9 Movies Made Better With Hallucinogenic Drugs

Drugs are bad, mmmkay? Even drugs made famous or popular by John Lennon, Paul McCartney, Timothy Leary, and Ken Kesey- in other words, hallucinogenic drugs- are bad, mmmkay? But sometimes, there are acceptable circumstances in which hallucinogenic drugs can improve your movie-watching experience because they add faux emotional depth to the film. It’s not real emotional or intellectual depth but it sure does seem important at the time. Here are some examples of movies made better by hallucinogenic drugs. That’s what I’ve heard, anyway. I wouldn’t know because drugs are bad, mmmkay?

Hello Again (1987)
Shelley Long chokes on a piece of chicken, comes back to life thanks to her occultist sister, and throws a monkey wrench into the wedding plans of her partially-widowed husband, Corbin Bernsen (who made said wedding plans before his dead wife, Long, was brought back to life). The only drawback to watching this after ingesting mushrooms or LSD is that you may just laugh yourself to death. But if you plan ahead, you can have your occultist sister resurrect you to take more hallucinogenic drugs and then you can finish the movie.

Alice in Wonderland (1951)
Grace Slick was a wise woman. “When the men on the chessboard get up and tell you where to go and you’ve just had some kind of mushroom and your mind is moving low, go ask Alice. I think she’ll know. When logic and proportion have fallen sloppy dead; and the White Knight is talking backwards; and the Red Queen’s “off with her head!”; remember what the dormouse said. “Feed your head. Feed your head. Feed your head”.

The Waking Life (2001)
If the intense philosophy of the movie doesn’t drop anchor in your brain, then the intense visuals will. The best part is that if you don’t like a scene or if it starts to steer you wrong, you can flip right to the next one with nary a problem because the plot is non-linear. The only real issue here is that your trip will be guided by Wiley Wiggins.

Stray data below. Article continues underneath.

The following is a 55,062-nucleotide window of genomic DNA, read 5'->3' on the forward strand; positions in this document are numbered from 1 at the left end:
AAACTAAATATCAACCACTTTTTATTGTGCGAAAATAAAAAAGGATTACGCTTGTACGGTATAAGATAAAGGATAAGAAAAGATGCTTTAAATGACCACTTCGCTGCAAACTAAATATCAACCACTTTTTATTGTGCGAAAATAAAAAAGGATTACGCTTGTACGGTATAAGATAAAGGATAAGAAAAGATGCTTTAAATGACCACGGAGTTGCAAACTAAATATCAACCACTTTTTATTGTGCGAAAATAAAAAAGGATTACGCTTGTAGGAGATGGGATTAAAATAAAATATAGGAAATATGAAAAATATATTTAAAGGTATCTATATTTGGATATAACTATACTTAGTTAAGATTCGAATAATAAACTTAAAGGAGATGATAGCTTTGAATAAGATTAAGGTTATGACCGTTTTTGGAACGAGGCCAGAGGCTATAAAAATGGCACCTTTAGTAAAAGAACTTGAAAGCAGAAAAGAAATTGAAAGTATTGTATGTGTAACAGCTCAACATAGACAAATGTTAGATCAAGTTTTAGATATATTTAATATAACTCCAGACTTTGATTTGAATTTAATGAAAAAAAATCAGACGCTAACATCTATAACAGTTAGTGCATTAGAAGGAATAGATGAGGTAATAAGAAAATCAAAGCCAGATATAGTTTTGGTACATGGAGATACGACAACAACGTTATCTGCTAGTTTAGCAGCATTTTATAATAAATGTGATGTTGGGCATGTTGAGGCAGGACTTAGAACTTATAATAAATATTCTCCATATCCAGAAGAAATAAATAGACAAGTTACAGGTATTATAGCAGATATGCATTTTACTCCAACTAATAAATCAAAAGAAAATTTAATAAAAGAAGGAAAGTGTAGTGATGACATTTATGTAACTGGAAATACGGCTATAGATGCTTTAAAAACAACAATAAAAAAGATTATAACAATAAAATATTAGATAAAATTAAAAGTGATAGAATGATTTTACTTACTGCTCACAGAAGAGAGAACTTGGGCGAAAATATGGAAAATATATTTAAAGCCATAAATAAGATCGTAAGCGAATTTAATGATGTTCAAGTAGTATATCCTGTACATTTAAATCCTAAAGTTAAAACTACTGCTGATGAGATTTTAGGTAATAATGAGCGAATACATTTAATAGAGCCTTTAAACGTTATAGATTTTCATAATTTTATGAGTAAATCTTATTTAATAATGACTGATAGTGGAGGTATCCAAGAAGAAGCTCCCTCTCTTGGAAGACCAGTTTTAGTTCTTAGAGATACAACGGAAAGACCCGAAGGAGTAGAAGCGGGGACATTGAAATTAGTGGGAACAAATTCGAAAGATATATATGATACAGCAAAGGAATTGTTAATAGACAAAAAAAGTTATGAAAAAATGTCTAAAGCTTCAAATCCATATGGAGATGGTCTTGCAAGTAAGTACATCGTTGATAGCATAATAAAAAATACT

Transmorphers 2, a.k.a. Transmorphers: Fall of Man (2009)
The only meaningful way to watch the generic fake version of a real movie made by Michael Bay is by completely demolishing your reality, visually and intellectually, beforehand. If you aren’t enjoying hallucinogenic drugs, then you might as well forget ever watching this movie. It stars Bruce Boxleitner, but his magic has limits.  

Fantasia (1940)
It’s bright, it’s colorful, there’s no linear plot, the music is stimulating, and it’s Mickey-approved. Just watch out for Satan.

Fear and Loathing in Las Vegas (1998)
As your attorney, I advise you to take a tiny taste of this movie while enjoying the effects of hallucinogenic drugs. It’s not so much that Terry Gilliam’s adaptation of Hunter S. Thompson’s legendary novel needs any help. Far from it. But twisting your mind in magical ways adds a special depth to Fear and Loathing. It stops being a movie and becomes a tremendous game. Which special effects are real? Which ones are created in your own head? Is there really a herd of anthropomorphic talking lizards plaguing my living room? Just remember- when terrible things start happening all around you, it’s only the movie. Maybe. Probably. Or is it?

Baraka (1992)
If you thought your mind was giving meaning to the world before, try grabbing a drug that puts you in a seriously self-aggrandizing mood and watch a documentary of anthropological world scenes, complete with the sensitive touch of the 1990’s. 

Enter the Void (2010)
On second thought, maybe that’s a horrible idea. But you should definitely watch it sober.

El Topo (1970)